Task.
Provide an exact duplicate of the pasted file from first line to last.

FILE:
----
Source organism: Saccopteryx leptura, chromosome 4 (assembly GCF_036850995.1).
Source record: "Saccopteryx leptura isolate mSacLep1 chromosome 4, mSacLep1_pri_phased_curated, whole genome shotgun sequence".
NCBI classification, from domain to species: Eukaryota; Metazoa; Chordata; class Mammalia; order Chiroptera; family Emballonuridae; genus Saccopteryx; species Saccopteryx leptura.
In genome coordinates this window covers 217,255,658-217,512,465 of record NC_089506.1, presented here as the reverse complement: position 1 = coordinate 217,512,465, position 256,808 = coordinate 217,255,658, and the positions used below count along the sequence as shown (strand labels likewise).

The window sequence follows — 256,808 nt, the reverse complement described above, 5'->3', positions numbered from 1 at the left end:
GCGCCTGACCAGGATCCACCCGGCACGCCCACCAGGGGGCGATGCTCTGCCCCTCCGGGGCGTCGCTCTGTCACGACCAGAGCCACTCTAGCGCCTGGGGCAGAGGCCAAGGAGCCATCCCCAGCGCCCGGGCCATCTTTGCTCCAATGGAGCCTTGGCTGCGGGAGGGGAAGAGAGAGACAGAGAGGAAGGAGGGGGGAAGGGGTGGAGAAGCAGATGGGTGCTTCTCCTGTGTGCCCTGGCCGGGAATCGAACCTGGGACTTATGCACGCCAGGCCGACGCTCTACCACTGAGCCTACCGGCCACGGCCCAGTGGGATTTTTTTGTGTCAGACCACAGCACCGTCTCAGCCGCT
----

Source organism: Saccopteryx leptura, chromosome 4 (assembly GCF_036850995.1).
Source record: "Saccopteryx leptura isolate mSacLep1 chromosome 4, mSacLep1_pri_phased_curated, whole genome shotgun sequence".
NCBI classification, from domain to species: Eukaryota; Metazoa; Chordata; class Mammalia; order Chiroptera; family Emballonuridae; genus Saccopteryx; species Saccopteryx leptura.
In genome coordinates this window covers 217,255,658-217,512,465 of record NC_089506.1, presented here as the reverse complement: position 1 = coordinate 217,512,465, position 256,808 = coordinate 217,255,658, and the positions used below count along the sequence as shown (strand labels likewise).

The window sequence follows — 256,808 nt, the reverse complement described above, 5'->3', positions numbered from 1 at the left end:
GCGCCTGACCAGGATCCACCCGGCACGCCCACCAGGGGGCGATGCTCTGCCCCTCCGGGGCGTCGCTCTGTCACGACCAGAGCCACTCTAGCGCCTGGGGCAGAGGCCAAGGAGCCATCCCCAGCGCCCGGGCCATCTTTGCTCCAATGGAGCCTTGGCTGCGGGAGGGGAAGAGAGAGACAGAGAGGAAGGAGGGGGGAAGGGGTGGAGAAGCAGATGGGTGCTTCTCCTGTGTGCCCTGGCCGGGAATCGAACCTGGGACTTATGCACGCCAGGCCGACGCTCTACCACTGAGCCTACCGGCCACGGCCCAGTGGGATTTTTTTGTGTCAGACCACAGCACCGTCTCAGCCGCT